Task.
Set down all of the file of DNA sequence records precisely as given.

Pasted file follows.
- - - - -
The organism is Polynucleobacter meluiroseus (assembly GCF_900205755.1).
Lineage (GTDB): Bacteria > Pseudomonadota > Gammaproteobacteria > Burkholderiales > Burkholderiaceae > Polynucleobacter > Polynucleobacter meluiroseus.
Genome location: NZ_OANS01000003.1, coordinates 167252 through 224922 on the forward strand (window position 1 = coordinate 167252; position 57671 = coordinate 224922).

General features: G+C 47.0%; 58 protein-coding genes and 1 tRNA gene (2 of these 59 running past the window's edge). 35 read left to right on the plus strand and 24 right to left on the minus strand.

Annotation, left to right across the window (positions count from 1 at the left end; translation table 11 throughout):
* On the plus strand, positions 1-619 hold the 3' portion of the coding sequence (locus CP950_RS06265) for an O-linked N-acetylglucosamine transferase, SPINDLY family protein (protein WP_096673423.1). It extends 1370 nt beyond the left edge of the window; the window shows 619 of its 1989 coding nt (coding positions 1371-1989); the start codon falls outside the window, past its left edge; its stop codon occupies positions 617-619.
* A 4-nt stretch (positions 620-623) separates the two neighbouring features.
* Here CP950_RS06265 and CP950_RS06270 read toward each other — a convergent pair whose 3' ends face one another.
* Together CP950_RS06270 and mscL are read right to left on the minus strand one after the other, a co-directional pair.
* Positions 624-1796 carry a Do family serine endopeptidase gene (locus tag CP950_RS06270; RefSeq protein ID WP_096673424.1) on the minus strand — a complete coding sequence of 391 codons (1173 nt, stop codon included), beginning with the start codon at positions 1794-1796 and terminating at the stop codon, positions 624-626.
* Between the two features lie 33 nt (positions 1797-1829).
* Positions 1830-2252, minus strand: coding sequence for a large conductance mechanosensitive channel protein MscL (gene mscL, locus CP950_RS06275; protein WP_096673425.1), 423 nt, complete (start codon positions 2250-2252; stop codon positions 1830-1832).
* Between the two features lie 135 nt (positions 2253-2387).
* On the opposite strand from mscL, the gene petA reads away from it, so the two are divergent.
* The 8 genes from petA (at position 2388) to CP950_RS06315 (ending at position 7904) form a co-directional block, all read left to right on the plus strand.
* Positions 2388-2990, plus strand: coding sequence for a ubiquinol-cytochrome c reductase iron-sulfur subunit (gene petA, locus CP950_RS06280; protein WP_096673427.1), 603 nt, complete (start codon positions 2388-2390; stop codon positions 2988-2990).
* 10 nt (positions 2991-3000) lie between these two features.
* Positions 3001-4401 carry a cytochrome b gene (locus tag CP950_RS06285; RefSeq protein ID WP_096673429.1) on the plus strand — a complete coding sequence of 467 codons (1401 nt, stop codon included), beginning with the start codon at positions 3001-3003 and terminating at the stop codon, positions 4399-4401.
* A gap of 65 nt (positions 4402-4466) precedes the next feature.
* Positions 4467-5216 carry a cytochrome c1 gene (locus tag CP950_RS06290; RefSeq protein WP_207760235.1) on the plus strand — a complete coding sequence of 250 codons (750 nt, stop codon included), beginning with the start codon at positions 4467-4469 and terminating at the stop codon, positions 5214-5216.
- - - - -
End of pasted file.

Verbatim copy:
The organism is Polynucleobacter meluiroseus (assembly GCF_900205755.1).
Lineage (GTDB): Bacteria > Pseudomonadota > Gammaproteobacteria > Burkholderiales > Burkholderiaceae > Polynucleobacter > Polynucleobacter meluiroseus.
Genome location: NZ_OANS01000003.1, coordinates 167252 through 224922 on the forward strand (window position 1 = coordinate 167252; position 57671 = coordinate 224922).

General features: G+C 47.0%; 58 protein-coding genes and 1 tRNA gene (2 of these 59 running past the window's edge). 35 read left to right on the plus strand and 24 right to left on the minus strand.

Annotation, left to right across the window (positions count from 1 at the left end; translation table 11 throughout):
* On the plus strand, positions 1-619 hold the 3' portion of the coding sequence (locus CP950_RS06265) for an O-linked N-acetylglucosamine transferase, SPINDLY family protein (protein WP_096673423.1). It extends 1370 nt beyond the left edge of the window; the window shows 619 of its 1989 coding nt (coding positions 1371-1989); the start codon falls outside the window, past its left edge; its stop codon occupies positions 617-619.
* A 4-nt stretch (positions 620-623) separates the two neighbouring features.
* Here CP950_RS06265 and CP950_RS06270 read toward each other — a convergent pair whose 3' ends face one another.
* Together CP950_RS06270 and mscL are read right to left on the minus strand one after the other, a co-directional pair.
* Positions 624-1796 carry a Do family serine endopeptidase gene (locus tag CP950_RS06270; RefSeq protein ID WP_096673424.1) on the minus strand — a complete coding sequence of 391 codons (1173 nt, stop codon included), beginning with the start codon at positions 1794-1796 and terminating at the stop codon, positions 624-626.
* Between the two features lie 33 nt (positions 1797-1829).
* Positions 1830-2252, minus strand: coding sequence for a large conductance mechanosensitive channel protein MscL (gene mscL, locus CP950_RS06275; protein WP_096673425.1), 423 nt, complete (start codon positions 2250-2252; stop codon positions 1830-1832).
* Between the two features lie 135 nt (positions 2253-2387).
* On the opposite strand from mscL, the gene petA reads away from it, so the two are divergent.
* The 8 genes from petA (at position 2388) to CP950_RS06315 (ending at position 7904) form a co-directional block, all read left to right on the plus strand.
* Positions 2388-2990, plus strand: coding sequence for a ubiquinol-cytochrome c reductase iron-sulfur subunit (gene petA, locus CP950_RS06280; protein WP_096673427.1), 603 nt, complete (start codon positions 2388-2390; stop codon positions 2988-2990).
* 10 nt (positions 2991-3000) lie between these two features.
* Positions 3001-4401 carry a cytochrome b gene (locus tag CP950_RS06285; RefSeq protein ID WP_096673429.1) on the plus strand — a complete coding sequence of 467 codons (1401 nt, stop codon included), beginning with the start codon at positions 3001-3003 and terminating at the stop codon, positions 4399-4401.
* A gap of 65 nt (positions 4402-4466) precedes the next feature.
* Positions 4467-5216 carry a cytochrome c1 gene (locus tag CP950_RS06290; RefSeq protein WP_207760235.1) on the plus strand — a complete coding sequence of 250 codons (750 nt, stop codon included), beginning with the start codon at positions 4467-4469 and terminating at the stop codon, positions 5214-5216.